The Supreme Court on Thursday refused to intervene in a dispute over absentee ballots for the upcoming elections in Rhode Island. The justices rejected a request by the Republican National Committee and Rhode Island Republicans to freeze a lower-court order that approved an agreement between state election officials and civic groups to waive a requirement that absentee ballots be signed in the presence of either two witnesses or a notary. In a one-page order, the justices took the relatively unusual step of providing an explanation for a decision issued in an emergency appeal. The one-paragraph, unsigned explanation said that – unlike in other recent election-law cases – state officials in this case support the agreement that the RNC and the Rhode Island GOP asked the court to block. Three justices – Clarence Thomas, Samuel Alito and Neil Gorsuch – indicated that they would have granted the Republicans’ request.
The order came in a dispute that began in July, when civic groups, including the League of Women Voters and Common Cause, went to court to challenge the witness requirement, arguing that it violated the Constitution by making it too risky to vote during the coronavirus pandemic. Rhode Island election officials did not defend the witness requirement; instead, they negotiated a consent decree, which a federal district court approved, that suspended the witness requirement for the upcoming elections. The RNC and the Rhode Island GOP, which had tried unsuccessfully to intervene in the case, then appealed to the U.S. Court of Appeals for the 1st Circuit, which rejected their request to put the district court’s order approving the consent agreement on hold until the appeal is resolved.
The RNC and the Rhode Island GOP went to the Supreme Court on Monday, asking the justices to intervene. They argued that the district court’s order approving the consent agreement should be put on hold because the justices had blocked a similar order, barring election officials in Alabama from requiring voters to have their absentee ballots witnessed or notarized, in July. Moreover, they argued, the consent agreement came too close to the upcoming elections and thus violates the Purcell principle – the Supreme Court’s admonition that lower courts should not normally change the rules of elections at the last minute.
The civic groups and state election officials urged the justices on Tuesday to stay out of the dispute. They stressed that this case is “entirely different” from the Alabama one because that case involved a district court’s order requiring election officials to relax state laws during the pandemic in ways that the officials opposed. The Rhode Island case, in contrast, involved a “negotiated settlement” between election officials and the civic groups. That settlement, the civic groups continued, “reflects the considered judgment of Rhode Island election officials that, in light of the COVID-19 pandemic, voters should not have to face a choice between their health and their fundamental right to vote.” The Supreme Court, the civic groups cautioned, “should be very reluctant to upend the considered decision of the State’s elected officials responsible for running the election about what is required during the pandemic to ensure a meaningful opportunity to vote.”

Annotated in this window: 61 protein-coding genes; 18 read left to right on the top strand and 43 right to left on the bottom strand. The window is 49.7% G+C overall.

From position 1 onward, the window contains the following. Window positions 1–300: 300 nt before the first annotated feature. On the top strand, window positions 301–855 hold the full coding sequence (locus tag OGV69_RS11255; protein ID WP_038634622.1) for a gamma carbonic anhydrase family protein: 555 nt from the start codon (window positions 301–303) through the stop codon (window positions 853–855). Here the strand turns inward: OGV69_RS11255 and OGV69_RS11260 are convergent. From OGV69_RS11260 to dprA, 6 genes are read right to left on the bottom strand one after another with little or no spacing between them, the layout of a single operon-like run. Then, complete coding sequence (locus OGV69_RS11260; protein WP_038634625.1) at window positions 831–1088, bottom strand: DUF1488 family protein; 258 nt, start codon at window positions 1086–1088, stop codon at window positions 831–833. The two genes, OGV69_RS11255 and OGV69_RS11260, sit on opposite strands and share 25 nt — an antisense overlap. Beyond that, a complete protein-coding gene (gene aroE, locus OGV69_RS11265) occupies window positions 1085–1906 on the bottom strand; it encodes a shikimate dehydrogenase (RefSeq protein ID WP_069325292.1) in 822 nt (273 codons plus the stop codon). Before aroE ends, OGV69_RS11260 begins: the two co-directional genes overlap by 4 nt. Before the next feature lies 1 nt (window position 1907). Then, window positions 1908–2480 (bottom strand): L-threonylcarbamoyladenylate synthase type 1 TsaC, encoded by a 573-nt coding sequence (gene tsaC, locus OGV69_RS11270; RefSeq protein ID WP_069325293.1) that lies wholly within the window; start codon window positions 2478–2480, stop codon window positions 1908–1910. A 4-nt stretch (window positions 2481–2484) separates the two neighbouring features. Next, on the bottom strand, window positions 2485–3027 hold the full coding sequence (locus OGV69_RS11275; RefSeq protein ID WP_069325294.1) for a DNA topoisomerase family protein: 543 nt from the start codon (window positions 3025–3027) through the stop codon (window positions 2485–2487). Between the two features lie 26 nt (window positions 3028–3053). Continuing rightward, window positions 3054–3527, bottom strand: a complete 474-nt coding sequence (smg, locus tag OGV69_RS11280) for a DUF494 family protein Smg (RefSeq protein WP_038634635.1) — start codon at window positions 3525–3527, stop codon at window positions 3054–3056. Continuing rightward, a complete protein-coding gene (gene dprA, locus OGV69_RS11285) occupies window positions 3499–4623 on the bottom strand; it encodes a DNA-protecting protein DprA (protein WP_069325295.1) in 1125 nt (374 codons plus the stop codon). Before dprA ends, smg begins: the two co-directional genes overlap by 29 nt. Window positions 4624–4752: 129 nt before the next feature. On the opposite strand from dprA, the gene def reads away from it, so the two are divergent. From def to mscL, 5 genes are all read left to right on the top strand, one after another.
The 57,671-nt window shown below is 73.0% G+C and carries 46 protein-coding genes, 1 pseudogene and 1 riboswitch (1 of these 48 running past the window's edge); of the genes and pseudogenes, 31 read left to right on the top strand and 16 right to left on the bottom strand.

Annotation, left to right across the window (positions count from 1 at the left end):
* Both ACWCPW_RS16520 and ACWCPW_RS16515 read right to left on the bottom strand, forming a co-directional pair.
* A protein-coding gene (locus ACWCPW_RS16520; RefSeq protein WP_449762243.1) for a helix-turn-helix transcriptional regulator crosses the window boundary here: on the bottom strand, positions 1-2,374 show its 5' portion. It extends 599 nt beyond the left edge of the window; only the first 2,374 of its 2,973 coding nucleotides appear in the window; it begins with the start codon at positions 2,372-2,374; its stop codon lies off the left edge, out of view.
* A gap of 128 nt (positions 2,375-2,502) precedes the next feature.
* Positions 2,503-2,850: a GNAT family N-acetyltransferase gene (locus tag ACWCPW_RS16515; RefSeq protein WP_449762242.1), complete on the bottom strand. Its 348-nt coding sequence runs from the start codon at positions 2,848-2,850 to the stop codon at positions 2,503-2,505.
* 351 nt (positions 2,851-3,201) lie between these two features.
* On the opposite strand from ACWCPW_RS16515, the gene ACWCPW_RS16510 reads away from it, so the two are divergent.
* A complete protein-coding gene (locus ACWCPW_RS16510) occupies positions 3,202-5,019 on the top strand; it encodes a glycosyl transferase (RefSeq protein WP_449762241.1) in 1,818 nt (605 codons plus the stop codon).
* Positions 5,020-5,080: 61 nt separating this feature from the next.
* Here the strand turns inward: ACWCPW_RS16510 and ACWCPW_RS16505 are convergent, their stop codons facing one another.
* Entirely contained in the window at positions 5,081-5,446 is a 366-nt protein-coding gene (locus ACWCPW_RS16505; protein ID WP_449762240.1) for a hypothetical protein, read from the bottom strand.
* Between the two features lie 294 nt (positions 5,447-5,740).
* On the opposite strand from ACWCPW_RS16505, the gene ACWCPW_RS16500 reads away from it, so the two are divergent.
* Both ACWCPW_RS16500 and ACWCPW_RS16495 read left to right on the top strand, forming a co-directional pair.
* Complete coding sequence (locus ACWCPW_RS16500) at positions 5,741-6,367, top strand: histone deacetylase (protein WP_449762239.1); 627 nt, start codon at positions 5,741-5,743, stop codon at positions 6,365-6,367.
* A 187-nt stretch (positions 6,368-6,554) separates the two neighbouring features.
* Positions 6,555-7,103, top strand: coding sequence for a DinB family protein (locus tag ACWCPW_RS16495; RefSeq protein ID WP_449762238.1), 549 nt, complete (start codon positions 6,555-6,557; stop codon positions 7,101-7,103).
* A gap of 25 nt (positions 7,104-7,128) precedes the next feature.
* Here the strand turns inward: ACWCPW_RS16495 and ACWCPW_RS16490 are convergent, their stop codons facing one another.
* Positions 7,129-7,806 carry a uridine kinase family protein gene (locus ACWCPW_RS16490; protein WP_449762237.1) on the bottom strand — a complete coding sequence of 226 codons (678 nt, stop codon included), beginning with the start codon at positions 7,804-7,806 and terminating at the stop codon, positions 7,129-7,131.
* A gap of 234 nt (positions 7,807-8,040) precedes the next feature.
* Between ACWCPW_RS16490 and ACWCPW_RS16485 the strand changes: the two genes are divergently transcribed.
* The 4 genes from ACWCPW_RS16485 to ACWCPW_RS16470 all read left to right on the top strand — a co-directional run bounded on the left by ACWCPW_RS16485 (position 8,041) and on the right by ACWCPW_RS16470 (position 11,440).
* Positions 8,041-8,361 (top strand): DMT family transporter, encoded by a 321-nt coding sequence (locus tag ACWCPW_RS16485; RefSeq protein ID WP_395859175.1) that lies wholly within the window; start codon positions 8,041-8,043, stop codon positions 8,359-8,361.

The civic groups and election officials also pushed back against the Republicans’ argument that the consent agreement came too close to the upcoming elections. The Republicans did not explain, the state emphasized, “how any voter will be confused if the return envelope for their mail-in ballot does not require signature lines for two witnesses or a notary.” The Purcell principle, the state added, “is not, and has never been, a strait jacket on [a] state’s own authority to effect changes to their election laws.”
The justices on Thursday morning turned down the Republicans’ request. Although the Supreme Court rarely provides an explanation for its rulings in emergency appeals, the order denying the Republicans’ request noted that this case was different from the Alabama case “and other similar cases where a State defends its own law” because the Rhode Island election officials supported the consent decree waiving the witness requirement, and no other state official had opposed it. Moreover, the court added, because the state had waived the witness requirement in its June election, that is the status quo, “and many Rhode Island voters may well hold that belief.” Although brief, the court’s explanation may have been intended not only to outline its reasoning in this case, but also to provide some guidance for lower courts in the election-law cases that are certain to come over the next few months.
Steven Huefner and Edward Foley, election-law experts at The Ohio State University’s Moritz College of Law, described Thursday’s order as a “significant development.” It shows, they observed, that the court “will apply the ‘Purcell’ principle” “in light of specific facts.” And as the order notes, they added, the “state government’s own view of the matter” is likely to play a central role in the court’s decision-making process.
This post is also published on SCOTUSblog.